What you need to know about DNS
If you have a website, there’s a good chance you or someone you’ve hired has had to make some DNS changes. But what is DNS? How does it work? And how do you make changes?
What is DNS?
DNS stands for Domain Name System. Sometimes it’s referred to as the phonebook of the Internet. The DNS is what controls what your domain and basically, tells it what to do. The DNS tells your domain where your website is, where your email is, and where your subdomains are, if you have them.
The Makeup of DNS
A Record: An A Record is used to point a domain name, such as sumydesigns.com, to a specific IP address. Each website has a specific IP address, which is how the domain knows where your website files are.
CNAME Record: A CNAME record, or Canonical Name, maps an alias name to a true name. For example, my website sumydesigns.com also works as www.sumydesigns.com, and a CNAME record is in place to make sure that they both work. If you set up a subdomain, such as support.sumydesigns.com, then that is also set up using a CNAME record. Sometimes you want to use a third party application that is hosted on another server, and you can use a subdomain and CNAME record to point a segment of your site to another location.
MX Record: MX stands for Mail Exchanger. The MX records tell your domain where your email is. Why is this important? Because you don’t always have your email at the same location as your website. For example, a lot of people, myself included, use Google GSuite for email, but their site is hosted at a different location. If you have ever wanted an @domain.com email address, then you may need to change your MX records.
TXT Record: This one stands for text record (apparently, 4 letters was just too long so it had to be shortened to 3.) This is a record that doesn’t actually point to anything, but provides readable text a variety of uses. For example, some third party services will require you to add a TXT record to prove domain ownership. Other kinds of TXT records include SPF and DKIM, which are records that verify your domain for sending email (which helps identify spam.)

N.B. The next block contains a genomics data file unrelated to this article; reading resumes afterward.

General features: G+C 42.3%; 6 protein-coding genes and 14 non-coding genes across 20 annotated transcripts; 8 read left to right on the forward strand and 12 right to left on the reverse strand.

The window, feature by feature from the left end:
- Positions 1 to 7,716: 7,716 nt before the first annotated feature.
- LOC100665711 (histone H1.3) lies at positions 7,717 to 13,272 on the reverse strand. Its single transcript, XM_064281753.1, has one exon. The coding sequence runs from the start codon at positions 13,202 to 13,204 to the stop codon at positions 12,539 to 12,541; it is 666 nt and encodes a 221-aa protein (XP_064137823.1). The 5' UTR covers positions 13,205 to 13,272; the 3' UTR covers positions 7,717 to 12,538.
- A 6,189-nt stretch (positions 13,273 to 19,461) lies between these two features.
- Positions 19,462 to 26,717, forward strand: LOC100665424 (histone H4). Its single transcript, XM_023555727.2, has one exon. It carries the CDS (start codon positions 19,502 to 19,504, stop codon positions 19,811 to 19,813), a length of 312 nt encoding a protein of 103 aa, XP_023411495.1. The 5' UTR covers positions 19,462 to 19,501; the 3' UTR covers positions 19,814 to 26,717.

Where is my DNS controlled?
This is a great question and is often confusing for people who are just getting started. Your DNS is either controlled at your domain registrar, the place where you bought your domain OR at your web hosting company. If you bought your domain and web hosting together from one company, that simplifies things a bit.
What about NS (Nameservers?)
Nameservers, simply put, just tell your domain where your DNS is managed. A lot of times when you sign up for a web hosting account, the instructions will tell you to change your nameservers to something like ns1.webhosting.com and ns2.webhosting.com rather than pointing a specific record to their server. They do this because it’s a little less confusing for those that aren’t educated on DNS. However, when you change your NS, you are essentially changing the location of DNS control.
One of the big mistakes I see with DNS is when someone changes the nameservers for their domain but forgets to set up important records, like MX records. I knew a person who decided to switch their site to SquareSpace, and changed the NS to point to the SquareSpace server, and suddenly their GSuite email didn’t work anymore. Whoops!
My Recommendations for DNS
- My first recommendation for DNS is to keep it managed at your registrar. That way, you can always easily move your website to a new web host if you need to simply by changing the A Record. It can take 24-48 hours for NS to propagate, but a simple A Record change is typically reflected within minutes. (Give or take.) This also means that you don’t have to set up new records every time you switch web hosts, your MX records and other CNAME records will all stay in place.
- My second recommendation is don’t mess with your DNS records without professional help. It’s really easy to get in there and start making changes and screw up your site! And even professionals (cough cough) have been known to make mistakes with DNS that end up breaking a site or disconnecting someone’s email or third party app.
DNS can be scary and confusing, but fortunately if your site is working well, you probably never have to think about it.
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